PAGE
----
By Lynn Roberts
Caring for myself is not self-indulgence, it is self-preservation, and that is an act of political warfare. ~ Audre Lorde, A Burst of Light 1988
On the eve of my 52nd birthday, I realized that I was not well.
I was mentally drained not only from the pressing demands of the academic industrial complex, but also my own inability, as Audre Lorde says, “to repress knowledge of the world’s cruelty.” Teaching four courses, advising students, managing a research project, serving on a faculty search committee, collaborating with a wide range of community organizations to launch a social justice film series, submit a federal research grant, and host a mayoral candidate forum had all stretched me beyond my limits.
I was completely enervated and unable to crawl out of bed on weekends, prepare nutritious meals, or spend meaningful time in solitude or with beloved friends and family to replenish my body, mind and spirit. My greatest fear was losing close connection with my youngest son, a freshman in high school, during his journey into manhood. I would not have this time with him again. I worried I would lose my home. Worrying about money led to more careless spending. Mail piled up and bills lapsed. I fell into a well of despair so deep, I could not see a way to climb out of it.
I was reminded of how my ancestral sister warriors Audre Lorde, June Jordan, and Fannie Lou Hamer had each been denied their right to fulfill what Lorde describes in The Cancer Journals as, “the need of every woman to live a considered life” to preserve their health. Inspired by the newest generation of badass sister warriors, such as Alexis Pauline Gumbs and The Crunk Feminist Collective, I gave myself permission to take a mental health break and submitted the necessary paper work for a paid leave of absence for the fall semester (thank you Family Medical Leave Act). This proved to be one of my boldest acts of self-preservation. Ever.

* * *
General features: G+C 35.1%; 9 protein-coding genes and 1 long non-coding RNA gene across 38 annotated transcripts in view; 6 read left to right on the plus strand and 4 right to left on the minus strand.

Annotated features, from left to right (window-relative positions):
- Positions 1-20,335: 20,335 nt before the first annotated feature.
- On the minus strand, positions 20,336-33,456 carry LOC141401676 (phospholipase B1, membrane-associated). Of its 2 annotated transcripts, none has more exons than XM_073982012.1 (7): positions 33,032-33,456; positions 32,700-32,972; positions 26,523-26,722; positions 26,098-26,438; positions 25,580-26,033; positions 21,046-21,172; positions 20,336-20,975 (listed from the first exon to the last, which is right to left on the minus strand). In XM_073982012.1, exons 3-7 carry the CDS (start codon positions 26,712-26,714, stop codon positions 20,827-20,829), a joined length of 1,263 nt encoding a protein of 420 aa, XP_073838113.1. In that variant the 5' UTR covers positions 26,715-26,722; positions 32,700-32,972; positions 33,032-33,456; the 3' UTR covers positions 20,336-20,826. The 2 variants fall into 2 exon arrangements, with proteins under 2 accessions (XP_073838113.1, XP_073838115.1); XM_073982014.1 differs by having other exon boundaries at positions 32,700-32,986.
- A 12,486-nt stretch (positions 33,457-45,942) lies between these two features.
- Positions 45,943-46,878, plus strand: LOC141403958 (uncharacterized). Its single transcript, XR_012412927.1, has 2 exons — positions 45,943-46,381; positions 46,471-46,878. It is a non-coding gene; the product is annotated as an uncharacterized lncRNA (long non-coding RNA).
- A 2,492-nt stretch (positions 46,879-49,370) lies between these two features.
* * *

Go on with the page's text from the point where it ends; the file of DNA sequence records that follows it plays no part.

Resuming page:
With Audre’s words above echoing in my head (and the support of my therapist), I was resolute that I not only deserved, but was entitled to care for myself and to do so unapologetically.
The necessity for that consideration grows and deepens as one faces directly one’s own mortality and death. Self-scrutiny and evaluation of our lives, while painful, can be rewarding and strengthening journeys toward a deeper self. For as we open ourselves more and more to the genuine conditions of our lives, women become less and less willing to tolerate those conditions unaltered, or to passively accept external and destructive controls over our lives and our identities. (The Cancer Journals, 1980)
I have been a parent since I was 17 years old (all of my adult life). It is my longest and strongest identity. So, it is no surprise that I gravitate towards the role of caregiver in many other facets of my life. Indeed, if I had not taken this time to care for myself, I also would not have been available to care for and support my 22-year-old daughter as we welcomed my first granddaughter into the world when a life-threatening gestational condition, HELLP syndrome, necessitated an emergency C-section at only 32 weeks (thank you Affordable Care Act). Being thrust back into the role of full-time caregiver, once removed, to a prematurely born (and incredibly cute) brand new human being presented yet another challenge to and motivation for my newly embraced credo of self-care.
During this time away from the academy, I have spent time healing. I practiced being still and wasting time. I re-joined my community chorus. I went to see films and hear music I love. I spent meaningful time with my four children, both individually and all together. I played with my three grandchildren. I grew even more in like and love with my partner who lives on the opposite coast. I expanded my circle of bold and fierce feminist sister and brother warriors.
As I prepare for my re-entry to academic life in just a few weeks, I carry with me a renewed commitment to myself:
- To care for myself as well as I care for others.
- To allow others to care for me.
- To say “no” or “not now, maybe later” more often.
- To say “yes” only when I mean it.
- To survive.
Lynn Roberts has a BS in human development from Howard University and a PhD in Human Services Studies from Cornell University. She has been a faculty member in the Urban Public Health and Women and Gender Studies programs at Hunter College of the City University of New York since 1998. Prior to Hunter, she oversaw the development, implementation and evaluation of several programs for women and youth in NYC. She served ten years on the founding board of SisterSong Women of Color Reproductive Justice Collective and is currently co-editing an anthology on reproductive justice.
Dr. Roberts’ current activism and scholarship examines the intersection of race, class and gender in adolescent dating relationships, juvenile justice and reproductive health policies; as well as the impact of models of collaborative inquiry and teaching on civic and political engagement. She is honored to be the mother of four amazing human beings (ages 16-34) and lives in constant awe of her three grandchildren.